What Really Happened the Night the Commodore Sank?
In, “The Open Boat” and “Stephen Crane’s Own Story” by Stephen Crane, the switching from third person narrative to first person narrative, and the use of heavy imagery to paint vivid pictures in the reader’s mind, changes the reader’s understanding and meaning of what truly happened the night the Commodore sank. In “The Open Boat,” Stephen Crane uses a third person view to depict the struggles faced by all four men on the dingy in the open water after the crash. This story uses heavy imagery and gives insight to all of the character’s thoughts and feelings throughout the story. In “Stephen Crane’s Own Story,” he uses a first person view to depict the story from before the ship crashed, and the journey of the escape he and his fellow crew mates endured through his eyes. The changing points of view and use of vivid imagery in “The Open Boat” help the reader gain a better connection to the thoughts and struggles of all the characters in the boat, while portraying the deathly struggles they faced in the open ocean. In “The Open Boat,” Crane gives the reader no insight into prior interactions with the characters, but only the experience of the men trying to find safety at the present moment. The constant wondering of a possible rescue is a thought shared by all passengers on the dingy, and all are shown to have a similar understanding of the life or death situation they are in. “Many a man ought to have a bath-tub larger than the boat which here rode upon the sea. These waves were most wrongfully and barbarously abrupt and tall, and each froth-top was a problem in small boat navigation,” (pg. 1). This quote creates very powerful imagery of the men struggling to stay afloat in their small dingy, which Crane compares to the size of a small bathtub. The image of four men packed into this very small space attempting to conquer the absurdly large waves, which were shown to be aggressive and...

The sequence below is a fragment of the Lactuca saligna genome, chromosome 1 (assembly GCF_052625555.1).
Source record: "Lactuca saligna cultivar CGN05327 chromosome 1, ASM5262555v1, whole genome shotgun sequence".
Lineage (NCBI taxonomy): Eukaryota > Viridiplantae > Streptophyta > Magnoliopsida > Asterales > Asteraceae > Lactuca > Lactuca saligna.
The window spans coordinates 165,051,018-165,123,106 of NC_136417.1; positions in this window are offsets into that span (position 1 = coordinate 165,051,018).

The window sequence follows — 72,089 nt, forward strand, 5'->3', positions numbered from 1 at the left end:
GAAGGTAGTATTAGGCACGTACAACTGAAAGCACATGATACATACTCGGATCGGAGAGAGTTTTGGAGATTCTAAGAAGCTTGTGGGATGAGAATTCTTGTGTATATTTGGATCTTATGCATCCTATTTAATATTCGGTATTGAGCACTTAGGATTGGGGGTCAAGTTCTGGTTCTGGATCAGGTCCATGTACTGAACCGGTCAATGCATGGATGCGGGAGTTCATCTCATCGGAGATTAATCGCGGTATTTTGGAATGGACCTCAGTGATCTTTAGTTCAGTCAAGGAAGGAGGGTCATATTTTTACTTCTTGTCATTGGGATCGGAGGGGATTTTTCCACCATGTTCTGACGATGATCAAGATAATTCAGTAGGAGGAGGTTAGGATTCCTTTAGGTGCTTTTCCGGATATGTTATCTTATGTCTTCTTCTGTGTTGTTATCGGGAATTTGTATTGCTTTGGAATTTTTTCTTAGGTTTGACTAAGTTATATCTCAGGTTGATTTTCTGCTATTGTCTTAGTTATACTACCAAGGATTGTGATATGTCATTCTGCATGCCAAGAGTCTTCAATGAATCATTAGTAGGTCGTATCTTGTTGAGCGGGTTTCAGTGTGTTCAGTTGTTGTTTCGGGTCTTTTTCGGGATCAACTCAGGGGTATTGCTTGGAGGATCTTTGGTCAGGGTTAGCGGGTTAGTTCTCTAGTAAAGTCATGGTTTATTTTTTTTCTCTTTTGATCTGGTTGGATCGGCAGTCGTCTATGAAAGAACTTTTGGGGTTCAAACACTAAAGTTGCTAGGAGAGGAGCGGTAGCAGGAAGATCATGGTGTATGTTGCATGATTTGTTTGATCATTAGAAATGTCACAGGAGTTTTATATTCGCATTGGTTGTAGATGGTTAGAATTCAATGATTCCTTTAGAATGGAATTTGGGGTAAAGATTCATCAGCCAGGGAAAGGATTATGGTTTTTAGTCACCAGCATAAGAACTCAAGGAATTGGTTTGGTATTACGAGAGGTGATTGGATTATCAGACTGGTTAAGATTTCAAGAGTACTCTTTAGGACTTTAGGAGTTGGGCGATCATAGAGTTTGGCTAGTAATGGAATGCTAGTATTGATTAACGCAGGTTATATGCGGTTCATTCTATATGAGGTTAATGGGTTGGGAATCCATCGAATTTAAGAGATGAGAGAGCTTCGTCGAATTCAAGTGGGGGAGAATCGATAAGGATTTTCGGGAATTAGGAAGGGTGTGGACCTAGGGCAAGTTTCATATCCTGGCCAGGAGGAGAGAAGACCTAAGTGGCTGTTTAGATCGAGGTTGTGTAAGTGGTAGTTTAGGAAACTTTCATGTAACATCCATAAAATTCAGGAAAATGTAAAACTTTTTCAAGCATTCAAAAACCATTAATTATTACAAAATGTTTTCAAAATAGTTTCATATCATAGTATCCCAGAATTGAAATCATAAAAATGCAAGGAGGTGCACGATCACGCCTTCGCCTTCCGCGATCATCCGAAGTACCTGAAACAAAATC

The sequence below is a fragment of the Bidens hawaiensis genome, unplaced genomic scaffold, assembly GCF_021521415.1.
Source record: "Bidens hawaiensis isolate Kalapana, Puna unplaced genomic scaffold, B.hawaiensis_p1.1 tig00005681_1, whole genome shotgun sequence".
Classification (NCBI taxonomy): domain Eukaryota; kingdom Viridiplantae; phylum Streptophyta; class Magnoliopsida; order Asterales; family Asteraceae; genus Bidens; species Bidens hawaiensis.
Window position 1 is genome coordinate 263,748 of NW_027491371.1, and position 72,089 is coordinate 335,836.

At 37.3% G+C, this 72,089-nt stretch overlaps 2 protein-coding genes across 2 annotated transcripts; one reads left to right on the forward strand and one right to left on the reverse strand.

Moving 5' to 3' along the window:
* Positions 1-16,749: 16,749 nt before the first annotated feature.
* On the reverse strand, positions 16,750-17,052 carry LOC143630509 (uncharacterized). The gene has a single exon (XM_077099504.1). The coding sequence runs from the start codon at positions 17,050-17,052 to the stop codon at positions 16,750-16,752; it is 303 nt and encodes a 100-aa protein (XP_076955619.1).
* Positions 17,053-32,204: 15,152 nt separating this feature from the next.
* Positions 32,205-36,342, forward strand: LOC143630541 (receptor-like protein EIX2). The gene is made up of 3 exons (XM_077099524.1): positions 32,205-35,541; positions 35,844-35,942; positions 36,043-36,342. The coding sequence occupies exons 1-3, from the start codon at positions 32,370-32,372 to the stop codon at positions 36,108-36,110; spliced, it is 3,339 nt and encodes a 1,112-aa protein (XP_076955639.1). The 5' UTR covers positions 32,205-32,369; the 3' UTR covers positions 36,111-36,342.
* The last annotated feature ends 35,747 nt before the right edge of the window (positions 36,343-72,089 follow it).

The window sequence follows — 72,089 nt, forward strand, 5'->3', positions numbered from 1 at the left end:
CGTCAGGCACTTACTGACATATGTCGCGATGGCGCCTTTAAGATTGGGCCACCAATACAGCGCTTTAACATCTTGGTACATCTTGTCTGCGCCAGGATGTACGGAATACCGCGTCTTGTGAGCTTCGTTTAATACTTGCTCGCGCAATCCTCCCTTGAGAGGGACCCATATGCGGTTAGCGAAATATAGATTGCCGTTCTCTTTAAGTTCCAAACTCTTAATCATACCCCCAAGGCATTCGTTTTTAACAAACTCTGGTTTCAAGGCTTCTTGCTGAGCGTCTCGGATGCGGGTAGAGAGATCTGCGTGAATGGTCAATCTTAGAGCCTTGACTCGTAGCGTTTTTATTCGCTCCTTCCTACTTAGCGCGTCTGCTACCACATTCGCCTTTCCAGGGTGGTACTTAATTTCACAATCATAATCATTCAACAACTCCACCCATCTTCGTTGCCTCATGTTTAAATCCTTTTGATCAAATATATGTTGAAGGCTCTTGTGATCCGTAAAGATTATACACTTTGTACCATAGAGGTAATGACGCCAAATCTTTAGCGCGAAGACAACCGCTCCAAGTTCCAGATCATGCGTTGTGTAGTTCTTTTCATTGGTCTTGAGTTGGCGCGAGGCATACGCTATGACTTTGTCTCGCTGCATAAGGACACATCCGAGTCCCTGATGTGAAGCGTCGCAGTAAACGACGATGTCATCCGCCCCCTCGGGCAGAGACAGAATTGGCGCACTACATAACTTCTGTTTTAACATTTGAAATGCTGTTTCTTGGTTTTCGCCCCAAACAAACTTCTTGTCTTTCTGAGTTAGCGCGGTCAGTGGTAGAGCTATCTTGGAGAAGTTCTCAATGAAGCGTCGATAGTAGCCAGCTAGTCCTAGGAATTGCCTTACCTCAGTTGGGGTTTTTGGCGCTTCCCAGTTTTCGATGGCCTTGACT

Cited: 1. Crane, Stephen. The Open Boat. Mankato, MN: Creative Education, 1982. Print.
2. Crane, Stephen. Stephen Crane 's Own Story. Charlottesville: University of Virginia, 1969. Print.
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